To the ability I can do it, I'm going to do it. You can sit around and whine
about all the bad things that happened to you, but it doesn't change it.
So why not just try to focus on fixing it and get on with it," Brown
Getting on with it is not as easy as it may seem. The U.S. Forest Service
is unsure whether residents will be allowed to rebuild on their current
lots due to environmental issues and building codes. If rebuilding is not
possible, the Forest Service may relocate the residents to another area
within the forest, but not necessarily within the same canyon. Unfortunately,
this decision will not be made for months. Forest supervisor Jody Cook told
residents at a meeting held at Foothill Vineyard Church shortly after the
fire that the loss of this many cabins in a fire is "unprecedented."
"We need help and patience to get through this," she says. Other
U.S. Forest Service officials informed residents that they would consider
their input on the issue of rebuilding. "We realize this is tragic
and traumatic for everyone," adds district ranger Marty Dumpis. "The
Forest Service is trying to be more responsible, and it may not be to our
liking," Good says. "I think some of the things they have done
are probably best for the environment."
Merritt feels that building houses in the forest "forces a shift
of the energy and resources of firefighters from protecting the forest and
the watershed to protecting a few homes." He does not favor rebuilding
homes unless there is a "clear understanding that these sites would
be maintained in a way compatible with fire management practices."
Niccum, on the other hand, says he would like to see the residents rebuild
their homes. He recognizes that their lifestyle is special, and many of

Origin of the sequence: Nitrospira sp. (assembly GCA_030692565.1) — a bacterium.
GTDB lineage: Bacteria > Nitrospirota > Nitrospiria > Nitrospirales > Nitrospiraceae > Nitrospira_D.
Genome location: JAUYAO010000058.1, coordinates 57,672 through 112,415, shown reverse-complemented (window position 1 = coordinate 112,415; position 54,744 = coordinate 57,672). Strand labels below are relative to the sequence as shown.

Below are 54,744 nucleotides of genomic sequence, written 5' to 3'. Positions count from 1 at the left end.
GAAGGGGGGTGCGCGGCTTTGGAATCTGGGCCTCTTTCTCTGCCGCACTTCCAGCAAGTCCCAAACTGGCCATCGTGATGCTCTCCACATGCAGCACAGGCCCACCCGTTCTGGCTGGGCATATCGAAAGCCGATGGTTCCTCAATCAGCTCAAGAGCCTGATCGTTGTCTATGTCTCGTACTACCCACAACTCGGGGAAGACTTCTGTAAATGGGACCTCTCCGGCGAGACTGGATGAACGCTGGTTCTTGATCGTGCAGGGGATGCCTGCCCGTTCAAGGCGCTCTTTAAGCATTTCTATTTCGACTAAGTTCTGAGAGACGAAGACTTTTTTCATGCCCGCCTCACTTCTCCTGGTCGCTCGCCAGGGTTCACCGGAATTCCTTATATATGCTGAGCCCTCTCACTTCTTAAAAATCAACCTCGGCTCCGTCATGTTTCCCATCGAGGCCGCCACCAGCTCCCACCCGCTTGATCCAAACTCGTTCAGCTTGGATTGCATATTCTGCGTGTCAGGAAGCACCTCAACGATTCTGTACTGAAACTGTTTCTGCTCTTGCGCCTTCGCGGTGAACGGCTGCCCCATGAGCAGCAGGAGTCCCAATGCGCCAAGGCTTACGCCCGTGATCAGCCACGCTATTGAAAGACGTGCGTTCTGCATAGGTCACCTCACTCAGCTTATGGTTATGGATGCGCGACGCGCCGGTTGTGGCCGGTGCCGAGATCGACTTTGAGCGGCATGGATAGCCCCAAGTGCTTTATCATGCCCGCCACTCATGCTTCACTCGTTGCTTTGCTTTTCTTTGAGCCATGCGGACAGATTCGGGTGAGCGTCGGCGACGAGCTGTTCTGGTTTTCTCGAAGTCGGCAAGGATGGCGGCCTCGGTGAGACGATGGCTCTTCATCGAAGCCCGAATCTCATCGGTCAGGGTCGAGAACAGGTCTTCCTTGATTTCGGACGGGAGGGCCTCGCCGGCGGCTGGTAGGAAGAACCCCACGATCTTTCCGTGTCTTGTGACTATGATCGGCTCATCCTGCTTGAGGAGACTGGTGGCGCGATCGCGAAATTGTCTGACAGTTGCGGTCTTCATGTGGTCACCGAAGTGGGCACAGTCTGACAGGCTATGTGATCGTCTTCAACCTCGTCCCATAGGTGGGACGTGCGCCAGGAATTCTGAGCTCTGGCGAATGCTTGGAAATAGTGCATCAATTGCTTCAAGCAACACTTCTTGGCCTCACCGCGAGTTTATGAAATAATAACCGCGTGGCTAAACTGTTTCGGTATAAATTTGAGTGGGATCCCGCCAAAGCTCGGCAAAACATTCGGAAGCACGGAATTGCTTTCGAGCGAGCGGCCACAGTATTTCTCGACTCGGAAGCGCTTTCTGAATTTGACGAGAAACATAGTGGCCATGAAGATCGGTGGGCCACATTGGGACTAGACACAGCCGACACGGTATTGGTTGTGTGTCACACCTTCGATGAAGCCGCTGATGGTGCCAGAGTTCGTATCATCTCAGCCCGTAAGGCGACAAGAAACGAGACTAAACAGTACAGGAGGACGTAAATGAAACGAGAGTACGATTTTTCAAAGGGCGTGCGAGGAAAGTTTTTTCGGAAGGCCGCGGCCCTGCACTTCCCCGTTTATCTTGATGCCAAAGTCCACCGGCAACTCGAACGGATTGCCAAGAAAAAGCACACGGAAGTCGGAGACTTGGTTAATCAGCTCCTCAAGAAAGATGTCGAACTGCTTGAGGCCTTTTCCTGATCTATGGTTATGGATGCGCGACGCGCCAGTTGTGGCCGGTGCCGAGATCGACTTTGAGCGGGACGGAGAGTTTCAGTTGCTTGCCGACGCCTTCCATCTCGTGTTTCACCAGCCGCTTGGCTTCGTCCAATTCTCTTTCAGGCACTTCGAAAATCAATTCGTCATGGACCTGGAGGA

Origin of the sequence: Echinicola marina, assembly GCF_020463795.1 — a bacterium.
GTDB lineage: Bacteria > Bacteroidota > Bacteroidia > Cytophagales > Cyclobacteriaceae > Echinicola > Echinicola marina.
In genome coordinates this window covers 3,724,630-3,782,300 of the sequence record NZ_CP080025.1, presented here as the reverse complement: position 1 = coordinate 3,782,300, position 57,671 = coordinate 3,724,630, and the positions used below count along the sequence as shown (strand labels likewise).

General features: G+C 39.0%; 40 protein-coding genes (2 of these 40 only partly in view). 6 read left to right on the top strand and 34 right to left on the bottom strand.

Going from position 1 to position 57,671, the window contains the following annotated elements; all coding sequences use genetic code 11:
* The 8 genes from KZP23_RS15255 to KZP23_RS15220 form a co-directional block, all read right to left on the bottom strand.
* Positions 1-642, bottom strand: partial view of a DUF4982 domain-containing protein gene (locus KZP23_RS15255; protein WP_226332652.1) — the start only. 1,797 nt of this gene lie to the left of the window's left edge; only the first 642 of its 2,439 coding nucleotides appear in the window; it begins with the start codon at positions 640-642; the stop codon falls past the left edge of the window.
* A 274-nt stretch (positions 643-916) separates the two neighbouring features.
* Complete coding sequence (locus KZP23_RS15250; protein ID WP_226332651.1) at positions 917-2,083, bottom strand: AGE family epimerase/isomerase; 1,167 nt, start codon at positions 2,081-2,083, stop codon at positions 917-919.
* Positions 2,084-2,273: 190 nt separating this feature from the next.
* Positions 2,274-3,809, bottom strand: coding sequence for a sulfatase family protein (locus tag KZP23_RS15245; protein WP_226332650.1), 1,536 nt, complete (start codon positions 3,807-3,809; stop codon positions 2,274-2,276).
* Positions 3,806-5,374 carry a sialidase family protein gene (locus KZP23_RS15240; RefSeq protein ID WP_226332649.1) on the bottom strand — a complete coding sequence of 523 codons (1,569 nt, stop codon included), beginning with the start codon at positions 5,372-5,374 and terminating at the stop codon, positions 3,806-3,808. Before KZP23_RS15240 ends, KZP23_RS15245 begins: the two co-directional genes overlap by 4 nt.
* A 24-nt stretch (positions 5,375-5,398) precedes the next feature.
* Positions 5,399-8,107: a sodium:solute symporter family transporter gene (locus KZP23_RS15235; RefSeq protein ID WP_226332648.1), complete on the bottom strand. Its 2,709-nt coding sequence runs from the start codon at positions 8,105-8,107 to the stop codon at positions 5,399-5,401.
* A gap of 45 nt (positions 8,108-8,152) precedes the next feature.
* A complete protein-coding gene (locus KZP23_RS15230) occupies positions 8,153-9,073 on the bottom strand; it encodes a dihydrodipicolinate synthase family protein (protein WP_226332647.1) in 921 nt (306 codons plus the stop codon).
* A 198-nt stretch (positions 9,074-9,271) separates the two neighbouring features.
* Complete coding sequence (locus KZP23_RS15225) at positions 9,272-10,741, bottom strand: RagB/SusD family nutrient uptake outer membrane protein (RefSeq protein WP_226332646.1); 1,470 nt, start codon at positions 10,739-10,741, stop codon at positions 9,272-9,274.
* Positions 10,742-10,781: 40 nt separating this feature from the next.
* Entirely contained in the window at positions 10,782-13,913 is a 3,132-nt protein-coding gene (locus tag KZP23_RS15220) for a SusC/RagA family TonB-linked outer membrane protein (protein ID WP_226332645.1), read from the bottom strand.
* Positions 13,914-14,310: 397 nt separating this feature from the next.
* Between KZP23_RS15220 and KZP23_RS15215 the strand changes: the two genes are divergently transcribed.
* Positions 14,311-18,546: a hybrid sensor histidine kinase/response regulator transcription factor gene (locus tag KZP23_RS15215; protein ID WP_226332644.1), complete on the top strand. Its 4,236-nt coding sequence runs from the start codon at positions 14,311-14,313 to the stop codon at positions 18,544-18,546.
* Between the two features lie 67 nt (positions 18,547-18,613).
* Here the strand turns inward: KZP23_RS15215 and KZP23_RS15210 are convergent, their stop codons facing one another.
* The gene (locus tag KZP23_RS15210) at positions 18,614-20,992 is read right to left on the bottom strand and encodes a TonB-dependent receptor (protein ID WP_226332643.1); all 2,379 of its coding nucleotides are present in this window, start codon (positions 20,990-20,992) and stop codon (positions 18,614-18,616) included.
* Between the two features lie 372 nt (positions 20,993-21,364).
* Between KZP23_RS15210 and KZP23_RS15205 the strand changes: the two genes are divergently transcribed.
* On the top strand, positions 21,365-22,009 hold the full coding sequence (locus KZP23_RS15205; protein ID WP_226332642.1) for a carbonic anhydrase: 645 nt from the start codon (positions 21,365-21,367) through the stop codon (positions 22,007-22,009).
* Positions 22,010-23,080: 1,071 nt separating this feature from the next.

them "lost their heritage and treasures that can't be replaced."
He too would like a better water system and more fire hazard reduction measures
to take place. The U.S. Forest Service is left to decide whether this will
be possible within this particular area of the canyon.
Regardless of the time frame, many residents already plan to rebuild,
even if they cannot have their original lot back. "I don't want to
see a way of life that's lasted for 75 years disappear," Brown says.
"I don't want to see it end on my watch." Kruger chose not to
disconnect his phone or electric service to his burned down home. "If
everyone quit, there would be no reason to set up new poles and wires. If
you don't try, you won't succeed."
In the mean time, residents are left to get on with their lives. Many
displaced residents have found temporary places to stay, but they just do
not feel like home. Brown was strongly hoping for government assistance
in the weeks after the fire. At that time he felt that "everyone got
up and made their speeches and went home. I honestly hope something comes
of it. Most people are getting almost nothing." Some help came at the
end of October, nearly a month after the fire. The cities of San Dimas,
La Verne and Glendora received emergency federal funding to repair hillsides
and deal with mud slides. Small Business Administration loans were also
available for those who qualified. Although the aid is helpful, many canyon
residents are still left waiting to find out if they can rebuild.
"Sometimes you try to do everything right, and it comes out wrong.
All you can do is try to do it right," Brown reflects. "We'll
put it back together better than it was."
Looking like a giant firefly, Sikorsky S-64 Skycranes were used to fight
the Williams wildfire. La Verne's Live Oak Reservoir supplied the water
for the helicopters.
Terry Jacobs, employee of the U.S. Forest Service, waits as mechanics
try to fix the water chutes on the Sikorsky S-64 Skycrane. The dysfunctional
helicopter, grounded at Brackett airport, left only one Sikorsky S-64 Skycrane
to fight the wildfire Monday. Public health warnings were issued because
of the enormous amounts of smoke and ash in the air.